Both Erik Manning and Peter Hjort, people much smarter than I, ran some numbers on Rasmus, and came up with trade values of $40.6M and $48.1M, respectively. Let’s split the difference and call it $44.4M for simplicity’s sake. In terms of prospects, that’s equivalent to a boatload according to Victor Wang’s research, basically three players ranked on the back half of a top 100 list. So yes, the proposed three of five package does fit the bill, but like I said, I’d want established players, not unproven prospects for a guy like Rasmus.
Let’s start a package around Brett Gardner, since the Yanks would need to displace an outfielder if they acquired Rasmus and because he seems like a LaRussa kind of guy. I pegged his trade value at $53.3M a few weeks ago, but I was using different dollar values than Manning and Hjort. They used roughly $4.5M per win, mine was closer to $4.8. I probably overshot Gardner’s value a bit (in fact, I know I did), but just looking at it subjectively, you have two outstanding defenders in center (by reputation, UZR isn’t a fan of Rasmus in a relatively small sample) that both profile as high OBP lefthanded hitters. The difference is that one player uses his speed to steal bases, the other hits homeruns. Homers are far, far more valuable than stolen bases.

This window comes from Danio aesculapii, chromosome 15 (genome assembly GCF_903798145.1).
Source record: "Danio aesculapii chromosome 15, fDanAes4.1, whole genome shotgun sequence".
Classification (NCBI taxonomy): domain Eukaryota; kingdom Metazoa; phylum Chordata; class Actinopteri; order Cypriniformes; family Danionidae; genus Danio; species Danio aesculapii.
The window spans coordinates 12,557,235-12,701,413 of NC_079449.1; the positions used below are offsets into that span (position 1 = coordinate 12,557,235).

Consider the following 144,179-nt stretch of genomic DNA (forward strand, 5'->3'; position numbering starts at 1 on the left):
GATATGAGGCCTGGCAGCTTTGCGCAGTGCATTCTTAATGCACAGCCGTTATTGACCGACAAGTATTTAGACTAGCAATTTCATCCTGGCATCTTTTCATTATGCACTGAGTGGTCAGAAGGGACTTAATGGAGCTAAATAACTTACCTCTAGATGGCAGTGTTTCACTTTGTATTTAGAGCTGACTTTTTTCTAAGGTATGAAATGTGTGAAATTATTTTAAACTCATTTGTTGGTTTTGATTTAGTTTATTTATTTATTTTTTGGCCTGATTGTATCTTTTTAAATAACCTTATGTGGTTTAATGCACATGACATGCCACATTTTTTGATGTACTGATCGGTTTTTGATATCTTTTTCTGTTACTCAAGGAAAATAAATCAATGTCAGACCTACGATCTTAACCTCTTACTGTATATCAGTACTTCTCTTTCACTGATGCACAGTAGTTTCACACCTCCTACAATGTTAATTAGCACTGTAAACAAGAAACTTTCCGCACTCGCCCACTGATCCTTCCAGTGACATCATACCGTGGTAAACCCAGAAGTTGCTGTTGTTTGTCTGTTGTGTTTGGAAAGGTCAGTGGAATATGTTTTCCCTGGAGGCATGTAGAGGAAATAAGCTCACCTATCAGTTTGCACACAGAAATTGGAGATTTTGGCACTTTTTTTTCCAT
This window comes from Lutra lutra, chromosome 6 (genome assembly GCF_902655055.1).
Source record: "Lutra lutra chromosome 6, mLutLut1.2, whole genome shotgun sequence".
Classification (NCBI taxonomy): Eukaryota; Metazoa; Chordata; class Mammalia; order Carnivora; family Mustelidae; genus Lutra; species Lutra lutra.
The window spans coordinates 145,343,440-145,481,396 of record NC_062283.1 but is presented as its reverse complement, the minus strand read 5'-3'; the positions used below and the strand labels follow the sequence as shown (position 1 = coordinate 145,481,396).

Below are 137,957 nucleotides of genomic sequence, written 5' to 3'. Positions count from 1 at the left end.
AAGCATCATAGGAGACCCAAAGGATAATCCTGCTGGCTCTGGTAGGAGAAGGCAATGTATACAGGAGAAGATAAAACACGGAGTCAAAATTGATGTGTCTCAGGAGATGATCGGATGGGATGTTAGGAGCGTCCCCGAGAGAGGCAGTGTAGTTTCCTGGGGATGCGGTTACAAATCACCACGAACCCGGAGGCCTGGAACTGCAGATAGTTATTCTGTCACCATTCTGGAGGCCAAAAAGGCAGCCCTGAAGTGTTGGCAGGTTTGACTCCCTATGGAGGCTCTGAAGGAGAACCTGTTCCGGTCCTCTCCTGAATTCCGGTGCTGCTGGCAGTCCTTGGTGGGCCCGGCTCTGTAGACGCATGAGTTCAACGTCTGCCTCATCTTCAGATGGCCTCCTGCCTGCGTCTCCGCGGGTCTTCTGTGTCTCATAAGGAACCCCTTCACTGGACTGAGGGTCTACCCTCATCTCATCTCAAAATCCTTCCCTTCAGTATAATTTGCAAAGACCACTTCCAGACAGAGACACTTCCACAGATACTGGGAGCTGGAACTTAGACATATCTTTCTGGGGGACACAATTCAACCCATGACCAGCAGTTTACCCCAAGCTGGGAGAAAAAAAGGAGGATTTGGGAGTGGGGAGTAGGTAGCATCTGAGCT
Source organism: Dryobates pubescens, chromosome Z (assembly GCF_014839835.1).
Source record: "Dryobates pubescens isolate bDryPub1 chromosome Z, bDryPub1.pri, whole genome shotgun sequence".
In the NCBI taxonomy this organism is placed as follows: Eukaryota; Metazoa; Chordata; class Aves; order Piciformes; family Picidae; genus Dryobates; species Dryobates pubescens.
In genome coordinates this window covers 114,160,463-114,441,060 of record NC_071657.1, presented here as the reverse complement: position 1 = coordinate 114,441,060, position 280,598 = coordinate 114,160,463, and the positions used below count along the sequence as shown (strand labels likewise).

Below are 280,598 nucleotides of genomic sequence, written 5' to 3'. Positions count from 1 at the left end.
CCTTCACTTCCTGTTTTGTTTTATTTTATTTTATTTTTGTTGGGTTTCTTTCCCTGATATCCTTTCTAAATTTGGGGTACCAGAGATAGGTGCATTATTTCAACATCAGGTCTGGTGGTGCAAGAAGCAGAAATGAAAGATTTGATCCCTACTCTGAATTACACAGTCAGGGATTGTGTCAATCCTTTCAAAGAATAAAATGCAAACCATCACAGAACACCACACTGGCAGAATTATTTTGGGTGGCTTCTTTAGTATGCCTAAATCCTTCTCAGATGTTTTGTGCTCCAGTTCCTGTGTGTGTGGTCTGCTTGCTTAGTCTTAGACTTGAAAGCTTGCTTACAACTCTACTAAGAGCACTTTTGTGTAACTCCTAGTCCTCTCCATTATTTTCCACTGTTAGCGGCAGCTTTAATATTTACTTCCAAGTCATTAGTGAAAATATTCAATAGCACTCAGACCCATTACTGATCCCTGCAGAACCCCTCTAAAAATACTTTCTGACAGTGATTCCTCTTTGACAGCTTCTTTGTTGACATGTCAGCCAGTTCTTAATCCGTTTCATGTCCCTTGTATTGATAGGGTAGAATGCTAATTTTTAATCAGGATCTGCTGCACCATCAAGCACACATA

Frankly, if Gardner’s the starting point for a Rasmus deal and the Cards are open to it, I don’t see how the Yanks could pass. Rasmus is three full years younger than Gardner, and how much room for growth is there in Brett’s game? It’s very possible that what he is right now is what he’ll be for the next five years, and not that there’s anything wrong with that, but it’s easy to see how a player with Rasmus’ ability can be more valuable down the road. Even if they have to include someone like Ivan Nova, that’s a fine deal. He’s expendable the Yanks given their upper level pitching depth.
I will qualify this answer by saying that I fully expect this year’s outfield to return next season, and that Rasmus will be traded somewhere, just not to the Yanks. If I had to put money on it, I’d guess either the Red Sox or Rays get in on the action. We can still dream, though.